A visa suspension between Turkey and Washington is "overblown" and will likely be resolved soon, Turkey's Deputy Prime Minister Mehmet Simsek said.
"This is a temporary undesired dispute and it has no political interference," Simsek said at the U.S. Chamber of Commerce in Washington during his visit to attend the the World Bank and IMF annual meetings. "We hope that pretty soon this issue will be resolved."
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Describing the detention of staff at the U.S. missions as a "routine investigation", Simsek said security and safety of the U.S. diplomats and employees are Turkey's "top priority".
The U.S. Embassy in Turkey announced Sunday it was suspending the issuance of non-immigrant visas to Turkish nationals following the arrest of Metin Topuz, a Turkish employee at the U.S. consulate in Istanbul.
In a retaliatory move, Turkey's Washington Embassy also suspended non-immigrant visa services.
Topuz is suspected to be linked to the Fetullah Terrorist Organization (FETO) that Ankara accuses of being behind a defeated coup attempt in Turkey in July 2016, according to a judicial source.
"I want to be very clear. We don’t want this dispute to last more than a second," Simsek said, recalling that Turkey and the U.S. have been allies for more than half a century.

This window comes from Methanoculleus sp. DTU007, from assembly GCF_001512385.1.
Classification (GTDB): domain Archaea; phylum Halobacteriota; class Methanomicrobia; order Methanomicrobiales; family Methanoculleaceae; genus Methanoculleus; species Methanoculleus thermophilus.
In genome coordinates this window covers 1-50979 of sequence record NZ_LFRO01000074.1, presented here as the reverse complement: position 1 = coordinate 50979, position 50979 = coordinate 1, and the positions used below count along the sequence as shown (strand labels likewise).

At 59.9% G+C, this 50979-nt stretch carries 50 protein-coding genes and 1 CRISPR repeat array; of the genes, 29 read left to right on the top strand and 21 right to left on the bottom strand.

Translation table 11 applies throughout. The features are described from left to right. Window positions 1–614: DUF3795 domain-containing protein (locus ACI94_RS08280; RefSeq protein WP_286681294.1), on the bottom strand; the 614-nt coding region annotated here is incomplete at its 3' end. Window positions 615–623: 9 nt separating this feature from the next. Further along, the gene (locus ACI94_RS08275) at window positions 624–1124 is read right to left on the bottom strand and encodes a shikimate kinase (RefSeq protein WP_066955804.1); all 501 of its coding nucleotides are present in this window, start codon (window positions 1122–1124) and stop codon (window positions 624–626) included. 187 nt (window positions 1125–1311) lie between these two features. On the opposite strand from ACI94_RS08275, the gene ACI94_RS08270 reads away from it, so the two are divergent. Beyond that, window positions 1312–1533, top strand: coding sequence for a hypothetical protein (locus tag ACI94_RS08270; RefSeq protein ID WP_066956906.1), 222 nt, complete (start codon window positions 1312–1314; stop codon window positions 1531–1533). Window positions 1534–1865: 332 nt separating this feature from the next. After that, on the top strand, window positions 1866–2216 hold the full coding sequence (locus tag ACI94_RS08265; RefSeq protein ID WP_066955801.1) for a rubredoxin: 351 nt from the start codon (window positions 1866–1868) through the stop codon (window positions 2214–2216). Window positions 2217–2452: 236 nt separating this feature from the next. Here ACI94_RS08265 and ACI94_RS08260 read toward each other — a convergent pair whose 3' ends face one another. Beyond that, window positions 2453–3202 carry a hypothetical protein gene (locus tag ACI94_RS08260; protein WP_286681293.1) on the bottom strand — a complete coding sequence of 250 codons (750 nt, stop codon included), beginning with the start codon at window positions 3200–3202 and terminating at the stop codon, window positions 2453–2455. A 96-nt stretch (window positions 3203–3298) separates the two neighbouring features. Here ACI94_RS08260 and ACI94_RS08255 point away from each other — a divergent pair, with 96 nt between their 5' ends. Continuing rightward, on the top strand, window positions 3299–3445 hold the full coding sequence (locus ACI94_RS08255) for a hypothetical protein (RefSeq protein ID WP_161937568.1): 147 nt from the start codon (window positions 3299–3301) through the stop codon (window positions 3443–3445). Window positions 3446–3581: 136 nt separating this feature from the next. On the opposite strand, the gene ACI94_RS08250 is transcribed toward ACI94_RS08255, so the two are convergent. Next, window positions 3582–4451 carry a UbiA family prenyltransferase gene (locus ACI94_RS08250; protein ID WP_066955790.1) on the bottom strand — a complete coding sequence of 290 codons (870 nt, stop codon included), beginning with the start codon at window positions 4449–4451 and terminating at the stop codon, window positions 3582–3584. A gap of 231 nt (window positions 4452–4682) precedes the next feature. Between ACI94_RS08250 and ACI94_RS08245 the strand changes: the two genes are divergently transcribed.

"Turkey is not doing arbitrary arrests. There are no political hostages," he noted. "Give us the benefit of doubt that Turkish judicial system works and is functioning."
Simsek invited U.S.-based investors and companies to invest in Turkey, stating his country's economy has been developing and will continue to improve its investment plan despite many challenges.
"Turkey has gone a long way over the last decade-and-a-half but the story is not done. Nothing is going to change that. Eighty plus million Turks have a strong desire to catch up and we are going to catch up," Simsek noted. "And that means a long way to go in terms of growth, sales, and opportunities."
"We need each other. Economically we cannot ignore each other. The United States is one of the main engines of global economy. Turkey is also the world’s 13th largest economy with a $2.1 trillion GDP and the fifth largest in Europe," he stressed.
Simsek thanked U.S. companies that are operating in Turkey. "We welcome U.S. businesses and very much appreciate the presence of almost 1,700 U.S. companies in Turkey,” he said.
By Safvan Allahverdi
This article has been adapted from its original source.
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